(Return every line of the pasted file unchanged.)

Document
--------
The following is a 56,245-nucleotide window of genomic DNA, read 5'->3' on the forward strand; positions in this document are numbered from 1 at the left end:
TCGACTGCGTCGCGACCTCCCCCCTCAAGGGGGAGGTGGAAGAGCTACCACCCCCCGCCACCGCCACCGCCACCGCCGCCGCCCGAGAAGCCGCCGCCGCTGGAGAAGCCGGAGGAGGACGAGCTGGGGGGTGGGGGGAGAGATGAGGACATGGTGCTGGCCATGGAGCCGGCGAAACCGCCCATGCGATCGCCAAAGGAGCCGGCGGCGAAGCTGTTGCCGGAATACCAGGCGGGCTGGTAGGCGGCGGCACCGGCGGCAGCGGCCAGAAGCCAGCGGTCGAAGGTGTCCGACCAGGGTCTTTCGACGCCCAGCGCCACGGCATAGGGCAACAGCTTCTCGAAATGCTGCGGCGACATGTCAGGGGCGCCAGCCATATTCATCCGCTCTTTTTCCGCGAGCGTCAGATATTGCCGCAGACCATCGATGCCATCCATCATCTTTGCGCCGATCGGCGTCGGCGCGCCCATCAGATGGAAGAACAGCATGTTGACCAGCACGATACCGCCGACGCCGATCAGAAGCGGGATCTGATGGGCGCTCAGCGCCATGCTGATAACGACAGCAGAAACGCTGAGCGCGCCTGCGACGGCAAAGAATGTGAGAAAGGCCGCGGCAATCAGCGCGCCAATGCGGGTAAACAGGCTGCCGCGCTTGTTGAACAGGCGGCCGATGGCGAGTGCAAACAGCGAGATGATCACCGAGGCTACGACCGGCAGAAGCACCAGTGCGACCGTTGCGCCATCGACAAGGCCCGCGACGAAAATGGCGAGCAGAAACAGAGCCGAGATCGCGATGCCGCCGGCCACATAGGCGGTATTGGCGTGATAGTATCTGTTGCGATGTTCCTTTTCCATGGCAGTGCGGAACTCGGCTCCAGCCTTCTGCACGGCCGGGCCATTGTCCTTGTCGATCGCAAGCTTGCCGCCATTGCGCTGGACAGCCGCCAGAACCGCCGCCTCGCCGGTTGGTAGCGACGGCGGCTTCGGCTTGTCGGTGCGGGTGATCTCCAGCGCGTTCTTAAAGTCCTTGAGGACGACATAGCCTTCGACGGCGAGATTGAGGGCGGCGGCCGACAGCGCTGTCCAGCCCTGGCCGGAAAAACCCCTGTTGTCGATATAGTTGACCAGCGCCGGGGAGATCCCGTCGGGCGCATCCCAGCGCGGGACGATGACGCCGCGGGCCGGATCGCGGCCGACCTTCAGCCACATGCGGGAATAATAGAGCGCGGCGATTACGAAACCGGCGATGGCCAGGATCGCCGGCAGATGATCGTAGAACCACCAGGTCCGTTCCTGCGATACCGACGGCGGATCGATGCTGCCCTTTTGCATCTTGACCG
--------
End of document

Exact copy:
The following is a 56,245-nucleotide window of genomic DNA, read 5'->3' on the forward strand; positions in this document are numbered from 1 at the left end:
TCGACTGCGTCGCGACCTCCCCCCTCAAGGGGGAGGTGGAAGAGCTACCACCCCCCGCCACCGCCACCGCCACCGCCGCCGCCCGAGAAGCCGCCGCCGCTGGAGAAGCCGGAGGAGGACGAGCTGGGGGGTGGGGGGAGAGATGAGGACATGGTGCTGGCCATGGAGCCGGCGAAACCGCCCATGCGATCGCCAAAGGAGCCGGCGGCGAAGCTGTTGCCGGAATACCAGGCGGGCTGGTAGGCGGCGGCACCGGCGGCAGCGGCCAGAAGCCAGCGGTCGAAGGTGTCCGACCAGGGTCTTTCGACGCCCAGCGCCACGGCATAGGGCAACAGCTTCTCGAAATGCTGCGGCGACATGTCAGGGGCGCCAGCCATATTCATCCGCTCTTTTTCCGCGAGCGTCAGATATTGCCGCAGACCATCGATGCCATCCATCATCTTTGCGCCGATCGGCGTCGGCGCGCCCATCAGATGGAAGAACAGCATGTTGACCAGCACGATACCGCCGACGCCGATCAGAAGCGGGATCTGATGGGCGCTCAGCGCCATGCTGATAACGACAGCAGAAACGCTGAGCGCGCCTGCGACGGCAAAGAATGTGAGAAAGGCCGCGGCAATCAGCGCGCCAATGCGGGTAAACAGGCTGCCGCGCTTGTTGAACAGGCGGCCGATGGCGAGTGCAAACAGCGAGATGATCACCGAGGCTACGACCGGCAGAAGCACCAGTGCGACCGTTGCGCCATCGACAAGGCCCGCGACGAAAATGGCGAGCAGAAACAGAGCCGAGATCGCGATGCCGCCGGCCACATAGGCGGTATTGGCGTGATAGTATCTGTTGCGATGTTCCTTTTCCATGGCAGTGCGGAACTCGGCTCCAGCCTTCTGCACGGCCGGGCCATTGTCCTTGTCGATCGCAAGCTTGCCGCCATTGCGCTGGACAGCCGCCAGAACCGCCGCCTCGCCGGTTGGTAGCGACGGCGGCTTCGGCTTGTCGGTGCGGGTGATCTCCAGCGCGTTCTTAAAGTCCTTGAGGACGACATAGCCTTCGACGGCGAGATTGAGGGCGGCGGCCGACAGCGCTGTCCAGCCCTGGCCGGAAAAACCCCTGTTGTCGATATAGTTGACCAGCGCCGGGGAGATCCCGTCGGGCGCATCCCAGCGCGGGACGATGACGCCGCGGGCCGGATCGCGGCCGACCTTCAGCCACATGCGGGAATAATAGAGCGCGGCGATTACGAAACCGGCGATGGCCAGGATCGCCGGCAGATGATCGTAGAACCACCAGGTCCGTTCCTGCGATACCGACGGCGGATCGATGCTGCCCTTTTGCATCTTGACCG